However, the answer to the question has potential implications for the resourcing and management of Data Protection functions in organisations that use electronic marketing. The thing is… that answer isn’t available yet. And the need to comply with the Regulation has not yet manifested, regardless of the answer. But it would be intelligent at this stage for an organisation to nominate someone to be the consience of the organisation and develop skills in Data Protection Governance and start applying them to the organisation.

Just in case.

So.. what does this all mean?

Well, in pragmatic terms it means that organisations who are using electronic marketing should balance their efforts between getting their house in order for the requirements of today (which we’ve had here since July 2011) and putting in place structures and governance models to meet the challenges of tomorrow (the Data Protection Regulation).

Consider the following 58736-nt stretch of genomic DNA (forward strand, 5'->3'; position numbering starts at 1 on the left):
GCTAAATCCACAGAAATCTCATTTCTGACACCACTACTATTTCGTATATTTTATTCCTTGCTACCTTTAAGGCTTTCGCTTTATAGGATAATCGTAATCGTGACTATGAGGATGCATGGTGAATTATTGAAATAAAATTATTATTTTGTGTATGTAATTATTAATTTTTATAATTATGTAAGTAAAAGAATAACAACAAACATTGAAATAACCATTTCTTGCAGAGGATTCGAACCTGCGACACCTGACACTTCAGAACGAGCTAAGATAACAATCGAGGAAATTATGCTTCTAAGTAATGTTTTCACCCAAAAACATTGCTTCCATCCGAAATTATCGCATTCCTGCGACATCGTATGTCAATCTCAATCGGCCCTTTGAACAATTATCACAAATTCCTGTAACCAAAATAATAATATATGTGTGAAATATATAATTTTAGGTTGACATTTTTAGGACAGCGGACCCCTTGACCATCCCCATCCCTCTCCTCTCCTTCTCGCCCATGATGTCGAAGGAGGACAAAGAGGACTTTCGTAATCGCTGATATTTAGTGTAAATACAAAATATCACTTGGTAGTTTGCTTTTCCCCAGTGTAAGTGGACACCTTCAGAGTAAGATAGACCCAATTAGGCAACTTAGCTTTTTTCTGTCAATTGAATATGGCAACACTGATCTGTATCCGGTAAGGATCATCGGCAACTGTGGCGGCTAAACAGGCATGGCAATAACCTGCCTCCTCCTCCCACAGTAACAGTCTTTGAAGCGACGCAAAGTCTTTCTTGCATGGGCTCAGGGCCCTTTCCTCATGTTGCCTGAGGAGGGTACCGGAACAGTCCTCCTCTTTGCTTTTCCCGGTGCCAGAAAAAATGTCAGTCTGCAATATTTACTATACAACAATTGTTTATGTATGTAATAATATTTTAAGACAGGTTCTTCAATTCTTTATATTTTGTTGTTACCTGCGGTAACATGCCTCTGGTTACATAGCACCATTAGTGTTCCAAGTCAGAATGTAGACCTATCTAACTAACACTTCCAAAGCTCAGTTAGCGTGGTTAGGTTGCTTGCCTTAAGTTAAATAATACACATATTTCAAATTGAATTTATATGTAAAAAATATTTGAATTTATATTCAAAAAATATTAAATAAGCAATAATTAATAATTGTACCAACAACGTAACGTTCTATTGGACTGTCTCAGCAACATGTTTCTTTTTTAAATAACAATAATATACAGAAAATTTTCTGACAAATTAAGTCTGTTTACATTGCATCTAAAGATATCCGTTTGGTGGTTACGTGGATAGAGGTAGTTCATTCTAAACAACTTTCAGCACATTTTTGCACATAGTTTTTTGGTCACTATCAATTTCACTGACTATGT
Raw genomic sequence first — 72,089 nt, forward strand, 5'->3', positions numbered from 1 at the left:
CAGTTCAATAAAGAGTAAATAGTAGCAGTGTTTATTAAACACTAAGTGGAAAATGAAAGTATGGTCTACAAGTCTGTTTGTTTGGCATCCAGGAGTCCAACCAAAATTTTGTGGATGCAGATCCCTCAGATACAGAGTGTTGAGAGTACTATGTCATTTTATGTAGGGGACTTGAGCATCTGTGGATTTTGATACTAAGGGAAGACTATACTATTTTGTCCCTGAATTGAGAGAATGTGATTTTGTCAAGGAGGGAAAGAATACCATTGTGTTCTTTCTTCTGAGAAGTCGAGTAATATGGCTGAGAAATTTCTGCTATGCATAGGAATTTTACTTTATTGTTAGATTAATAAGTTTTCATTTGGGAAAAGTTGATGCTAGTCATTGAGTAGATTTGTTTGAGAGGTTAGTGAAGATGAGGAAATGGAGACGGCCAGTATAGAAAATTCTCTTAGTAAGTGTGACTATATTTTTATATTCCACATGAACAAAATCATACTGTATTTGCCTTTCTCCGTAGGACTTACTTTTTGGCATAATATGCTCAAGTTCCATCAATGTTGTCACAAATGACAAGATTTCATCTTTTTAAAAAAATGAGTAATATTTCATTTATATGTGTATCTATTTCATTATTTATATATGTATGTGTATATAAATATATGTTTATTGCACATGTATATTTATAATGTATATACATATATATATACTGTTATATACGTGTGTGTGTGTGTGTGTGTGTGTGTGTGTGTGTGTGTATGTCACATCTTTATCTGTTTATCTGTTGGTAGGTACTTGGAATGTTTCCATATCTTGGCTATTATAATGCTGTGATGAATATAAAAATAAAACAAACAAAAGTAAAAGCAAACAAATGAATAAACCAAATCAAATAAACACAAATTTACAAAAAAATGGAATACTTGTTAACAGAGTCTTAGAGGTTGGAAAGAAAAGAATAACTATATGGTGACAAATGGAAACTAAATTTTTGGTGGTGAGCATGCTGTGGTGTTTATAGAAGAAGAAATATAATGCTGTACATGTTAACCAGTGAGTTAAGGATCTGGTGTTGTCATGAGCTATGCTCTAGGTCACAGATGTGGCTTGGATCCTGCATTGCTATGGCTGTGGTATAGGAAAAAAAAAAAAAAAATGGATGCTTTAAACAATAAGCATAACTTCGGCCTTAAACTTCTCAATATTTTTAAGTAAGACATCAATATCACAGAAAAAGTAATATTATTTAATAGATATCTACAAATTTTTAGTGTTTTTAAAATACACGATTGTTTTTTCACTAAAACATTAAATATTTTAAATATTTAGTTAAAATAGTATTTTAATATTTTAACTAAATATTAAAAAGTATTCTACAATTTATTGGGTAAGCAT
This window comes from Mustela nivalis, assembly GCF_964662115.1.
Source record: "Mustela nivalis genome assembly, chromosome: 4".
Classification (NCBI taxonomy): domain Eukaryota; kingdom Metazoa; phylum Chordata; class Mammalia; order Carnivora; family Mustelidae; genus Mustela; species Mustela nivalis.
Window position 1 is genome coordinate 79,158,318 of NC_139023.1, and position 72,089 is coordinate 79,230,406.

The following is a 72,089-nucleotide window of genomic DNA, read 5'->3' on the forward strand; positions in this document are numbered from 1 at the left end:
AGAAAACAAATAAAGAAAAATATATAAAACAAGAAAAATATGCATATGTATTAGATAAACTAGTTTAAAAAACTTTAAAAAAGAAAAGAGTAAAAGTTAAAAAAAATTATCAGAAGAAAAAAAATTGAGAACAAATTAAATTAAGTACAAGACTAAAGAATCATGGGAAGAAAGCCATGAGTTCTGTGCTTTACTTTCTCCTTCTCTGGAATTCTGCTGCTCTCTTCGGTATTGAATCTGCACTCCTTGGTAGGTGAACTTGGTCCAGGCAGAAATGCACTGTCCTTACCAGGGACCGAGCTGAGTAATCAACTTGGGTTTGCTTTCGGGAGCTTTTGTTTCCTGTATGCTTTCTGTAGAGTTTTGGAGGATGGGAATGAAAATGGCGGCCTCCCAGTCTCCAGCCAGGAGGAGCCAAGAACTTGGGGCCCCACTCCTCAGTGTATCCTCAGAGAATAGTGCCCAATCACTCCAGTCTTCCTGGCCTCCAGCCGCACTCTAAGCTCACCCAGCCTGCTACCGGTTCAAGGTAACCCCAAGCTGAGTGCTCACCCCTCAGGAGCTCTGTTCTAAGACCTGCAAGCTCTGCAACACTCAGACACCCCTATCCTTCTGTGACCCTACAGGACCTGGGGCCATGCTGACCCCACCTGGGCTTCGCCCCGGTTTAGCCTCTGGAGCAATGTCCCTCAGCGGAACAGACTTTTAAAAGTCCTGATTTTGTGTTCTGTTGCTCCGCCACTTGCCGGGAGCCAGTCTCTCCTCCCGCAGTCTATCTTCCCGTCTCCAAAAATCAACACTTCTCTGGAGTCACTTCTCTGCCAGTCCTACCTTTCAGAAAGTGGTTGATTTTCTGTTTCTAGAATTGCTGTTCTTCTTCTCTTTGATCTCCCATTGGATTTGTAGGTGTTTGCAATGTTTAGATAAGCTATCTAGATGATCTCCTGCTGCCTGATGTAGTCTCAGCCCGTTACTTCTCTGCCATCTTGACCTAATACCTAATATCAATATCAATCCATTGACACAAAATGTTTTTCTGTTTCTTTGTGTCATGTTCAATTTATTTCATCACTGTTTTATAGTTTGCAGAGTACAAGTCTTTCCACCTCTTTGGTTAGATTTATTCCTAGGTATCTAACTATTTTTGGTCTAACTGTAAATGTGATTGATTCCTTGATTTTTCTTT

Yes, the new Regulation has some significant changes proposed. But the key word is proposed. The focus of change in organisations at this point should be on the broad brush strokes of the Regulation. The fine detail that needs to be dealt with today is contained in the Data Protection Acts, (i.e. the current Data Protection Directive), and the ePrivacy Regulations.

Facing into these challenges with an eye to the broad scope of the Regulation will put organisations in a stronger position to make incremental changes as needed to meet the requirements of the final Data Protection Regulation when it is agreed, signed off, and in implementation. This will allow organisation to evolve their approach rather than having to jump in a crisis.